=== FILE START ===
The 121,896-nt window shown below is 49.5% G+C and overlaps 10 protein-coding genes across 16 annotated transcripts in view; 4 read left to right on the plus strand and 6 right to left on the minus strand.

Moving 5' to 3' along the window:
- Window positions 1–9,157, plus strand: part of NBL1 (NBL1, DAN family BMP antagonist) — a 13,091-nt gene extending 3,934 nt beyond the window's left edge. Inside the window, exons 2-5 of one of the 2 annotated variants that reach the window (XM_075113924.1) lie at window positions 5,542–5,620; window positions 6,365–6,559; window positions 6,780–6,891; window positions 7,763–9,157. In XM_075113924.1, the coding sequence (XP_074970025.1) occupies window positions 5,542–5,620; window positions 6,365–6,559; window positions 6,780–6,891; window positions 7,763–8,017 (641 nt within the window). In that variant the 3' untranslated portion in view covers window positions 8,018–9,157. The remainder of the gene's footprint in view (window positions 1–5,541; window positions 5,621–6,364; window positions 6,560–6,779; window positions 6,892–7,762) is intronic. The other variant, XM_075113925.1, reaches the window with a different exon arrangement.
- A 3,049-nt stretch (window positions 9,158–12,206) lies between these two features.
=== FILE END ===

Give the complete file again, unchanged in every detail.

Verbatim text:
The 121,896-nt window shown below is 49.5% G+C and overlaps 10 protein-coding genes across 16 annotated transcripts in view; 4 read left to right on the plus strand and 6 right to left on the minus strand.

Moving 5' to 3' along the window:
- Window positions 1–9,157, plus strand: part of NBL1 (NBL1, DAN family BMP antagonist) — a 13,091-nt gene extending 3,934 nt beyond the window's left edge. Inside the window, exons 2-5 of one of the 2 annotated variants that reach the window (XM_075113924.1) lie at window positions 5,542–5,620; window positions 6,365–6,559; window positions 6,780–6,891; window positions 7,763–9,157. In XM_075113924.1, the coding sequence (XP_074970025.1) occupies window positions 5,542–5,620; window positions 6,365–6,559; window positions 6,780–6,891; window positions 7,763–8,017 (641 nt within the window). In that variant the 3' untranslated portion in view covers window positions 8,018–9,157. The remainder of the gene's footprint in view (window positions 1–5,541; window positions 5,621–6,364; window positions 6,560–6,779; window positions 6,892–7,762) is intronic. The other variant, XM_075113925.1, reaches the window with a different exon arrangement.
- A 3,049-nt stretch (window positions 9,158–12,206) lies between these two features.